# Separation in B.L.T. context

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Separation in B.L.T. context
Separated Flows Wakes and Cavities Separation in B.L.T. context

2.1 Boundary Layer Theory (Prandtl)
Simplification of the Navier-Stokes equation for large Reynolds flows inviscid solution (Euler) thin boundary layer pressure uniform accross the B.L.

2.1 Boundary Layer Theory (Prandtl)
using the dimensionless quantities in the NS eq. In the limit of large Re:

2.1 Boundary Layer Theory (Prandtl)
The pressure gradient is considered to be given by the inviscid flow, approximated by Bernoulli's theorem :

2.1 Boundary Layer Theory (Prandtl)
Problem to solve : flow around a body Compute the inviscid flow around the body given by the potential flow theory to have the pressure gradient. Use this pressure gradient to compute the history of the BL on the body. Is it easy ? Inviscid solution is not unique. Lack of coupling: the inviscid flow cannot react to the BL dynamics. The BLT needs an initial velocity profile: what happens if back flow occurs for a given inviscid solution that do not have any back flow ? It is not so easy !, and even very limited but gives the theoretical description for the understanding of a large Re flow at separation.

2.2 Attached boundary layers
In the external stream Const no pressure gradient y External stream adverse the lower the velocity the greatest the rate of change of the velocity favourable thinning thickening BL 1 u/Um(x)

2.2 Attached boundary layers
In the BL, close to the wall and at the wall The pressure gradient is observable in the curvature of the velocity profile thinning thichening negative zero positive

2.2 Attached boundary layers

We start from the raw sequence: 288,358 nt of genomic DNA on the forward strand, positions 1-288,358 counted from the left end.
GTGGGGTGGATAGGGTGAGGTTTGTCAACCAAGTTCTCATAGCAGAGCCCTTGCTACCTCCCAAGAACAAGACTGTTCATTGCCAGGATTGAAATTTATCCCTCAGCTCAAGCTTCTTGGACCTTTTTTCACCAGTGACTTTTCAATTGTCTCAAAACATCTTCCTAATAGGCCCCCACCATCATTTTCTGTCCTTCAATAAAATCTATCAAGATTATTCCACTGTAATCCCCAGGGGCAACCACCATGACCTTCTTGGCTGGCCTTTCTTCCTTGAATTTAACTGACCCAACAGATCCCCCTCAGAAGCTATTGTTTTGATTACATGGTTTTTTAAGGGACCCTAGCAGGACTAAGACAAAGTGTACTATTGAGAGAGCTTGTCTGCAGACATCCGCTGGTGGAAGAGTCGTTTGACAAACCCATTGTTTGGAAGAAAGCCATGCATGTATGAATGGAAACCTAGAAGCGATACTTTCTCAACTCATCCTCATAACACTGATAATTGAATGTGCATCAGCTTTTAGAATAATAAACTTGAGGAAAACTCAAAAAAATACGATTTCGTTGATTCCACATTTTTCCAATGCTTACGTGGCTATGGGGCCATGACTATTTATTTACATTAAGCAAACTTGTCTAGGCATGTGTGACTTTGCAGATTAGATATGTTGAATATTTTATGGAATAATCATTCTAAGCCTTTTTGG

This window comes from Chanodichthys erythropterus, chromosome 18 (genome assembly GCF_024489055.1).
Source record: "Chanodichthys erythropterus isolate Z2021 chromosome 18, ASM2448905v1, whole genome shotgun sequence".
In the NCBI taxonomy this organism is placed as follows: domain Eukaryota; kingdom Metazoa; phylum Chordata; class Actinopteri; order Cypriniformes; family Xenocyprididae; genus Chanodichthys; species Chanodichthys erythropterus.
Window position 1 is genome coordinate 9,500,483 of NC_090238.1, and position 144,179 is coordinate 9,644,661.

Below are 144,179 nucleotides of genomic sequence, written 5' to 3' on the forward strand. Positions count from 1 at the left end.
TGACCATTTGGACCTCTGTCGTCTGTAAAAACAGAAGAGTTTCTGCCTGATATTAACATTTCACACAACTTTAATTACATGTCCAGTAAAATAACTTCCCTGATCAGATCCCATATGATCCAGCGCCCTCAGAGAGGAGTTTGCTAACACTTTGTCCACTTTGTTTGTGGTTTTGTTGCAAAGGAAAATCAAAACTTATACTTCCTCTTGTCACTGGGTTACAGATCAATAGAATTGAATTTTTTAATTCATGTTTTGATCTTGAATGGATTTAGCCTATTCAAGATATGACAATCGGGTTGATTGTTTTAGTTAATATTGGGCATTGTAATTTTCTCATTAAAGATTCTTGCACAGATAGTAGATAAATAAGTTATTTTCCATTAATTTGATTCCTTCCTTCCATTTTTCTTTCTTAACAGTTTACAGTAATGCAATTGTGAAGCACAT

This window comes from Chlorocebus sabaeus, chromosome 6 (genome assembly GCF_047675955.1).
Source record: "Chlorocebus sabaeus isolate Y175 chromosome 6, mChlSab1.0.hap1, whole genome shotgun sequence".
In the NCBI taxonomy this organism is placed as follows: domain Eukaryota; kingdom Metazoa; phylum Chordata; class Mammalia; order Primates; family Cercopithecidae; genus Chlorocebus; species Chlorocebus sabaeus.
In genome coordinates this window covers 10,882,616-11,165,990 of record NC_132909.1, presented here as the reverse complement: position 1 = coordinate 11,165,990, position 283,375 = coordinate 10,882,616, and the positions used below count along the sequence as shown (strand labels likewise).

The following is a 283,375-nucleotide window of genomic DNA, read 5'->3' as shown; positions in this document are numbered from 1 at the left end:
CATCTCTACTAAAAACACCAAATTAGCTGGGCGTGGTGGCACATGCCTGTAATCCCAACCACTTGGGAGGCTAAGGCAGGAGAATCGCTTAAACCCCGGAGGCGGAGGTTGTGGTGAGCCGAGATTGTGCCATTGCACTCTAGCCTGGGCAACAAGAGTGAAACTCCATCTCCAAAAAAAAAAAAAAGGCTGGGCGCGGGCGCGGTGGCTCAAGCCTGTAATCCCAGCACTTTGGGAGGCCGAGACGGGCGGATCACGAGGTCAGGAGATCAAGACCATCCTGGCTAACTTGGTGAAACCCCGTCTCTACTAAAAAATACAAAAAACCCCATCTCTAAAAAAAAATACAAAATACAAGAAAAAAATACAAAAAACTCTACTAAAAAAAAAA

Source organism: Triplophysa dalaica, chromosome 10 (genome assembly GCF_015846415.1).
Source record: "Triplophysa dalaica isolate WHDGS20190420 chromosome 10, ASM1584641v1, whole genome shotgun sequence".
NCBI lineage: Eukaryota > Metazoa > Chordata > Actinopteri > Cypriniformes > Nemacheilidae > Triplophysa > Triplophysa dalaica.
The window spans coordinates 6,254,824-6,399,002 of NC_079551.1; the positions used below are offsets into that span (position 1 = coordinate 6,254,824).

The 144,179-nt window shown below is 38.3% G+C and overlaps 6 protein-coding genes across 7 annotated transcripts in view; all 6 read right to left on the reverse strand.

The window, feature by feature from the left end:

Both the BL and the inviscid flow behaves in the same way : Acceleration = thinning of the BL (favourable pressure gradient) Deceleration = thickening of the BL (adverse pressure gradient)

2.2 Attached boundary layers
adverse favourable Potential flow theory for inviscid part of the flow:

2.2 Attached boundary layers
Result of the BLT (matched asymptotic theory): m<0, non-uniqueness m< back-flow : BLT not physical

2.2 Attached boundary layers
Result of the BLT: Show that the displacement thickness is : and that the wall shear stress is : Discussion: Which is the flow with a constant boundary layer thickness ? why ? Describe the flow with the constant wall shear stress

2.2 Attached boundary layers
The BL starts to grow at the point when the dividing streamline coming from far upstream intersects the body. Two cases for initial velocity profile : Smooth edge : m=1, i.e. the BL of a stagnation point Sharp edge : one member of the family m>=0

2.3 Separated boundary layers
BLT limitations Goldstein singularity : BLT Integration for BL S The solution blows when pressure gradient becomes adverse Something is missing in the BLT ! Starting point zone of adverse pressure gradient Pressure gradient from real pressure field

2.3 Separated boundary layers
Origin of the Goldstein's singularity BLT = prime quantities are O(1) as Re   near separation, due to fluid ejection : There is no possibility to balance this ejection (neither pressure gradient nor viscous diffusion in y-direction in BLT) ' The singularity develops in a sublayer :

2.3 Separated boundary layers
The triple deck theory upper deck main deck lower deck The flow ejection (lower deck) at separation introduces a pressure gradient in the external flow

Initial condition such that at t=0 the flow is potential, i.e. inviscid everywhere : Dynamics : No steady solution, the BL will grow and saturate due to the action of pressure gradient and viscous diffusion Initial condition for a circular cylinder: After ?

Circular cylinder impulsively started from rest at constant velocity. Dynamics :

at t ~ 0, the equation can be approximated by u1 with :

f/erf is max at =0 (worth 1/0.7 at the wall). the first back flow (u<0) occurs, if dU/dx < 0 at =0 The time that makes the wall shear stress zero :

Application to the circular cylinder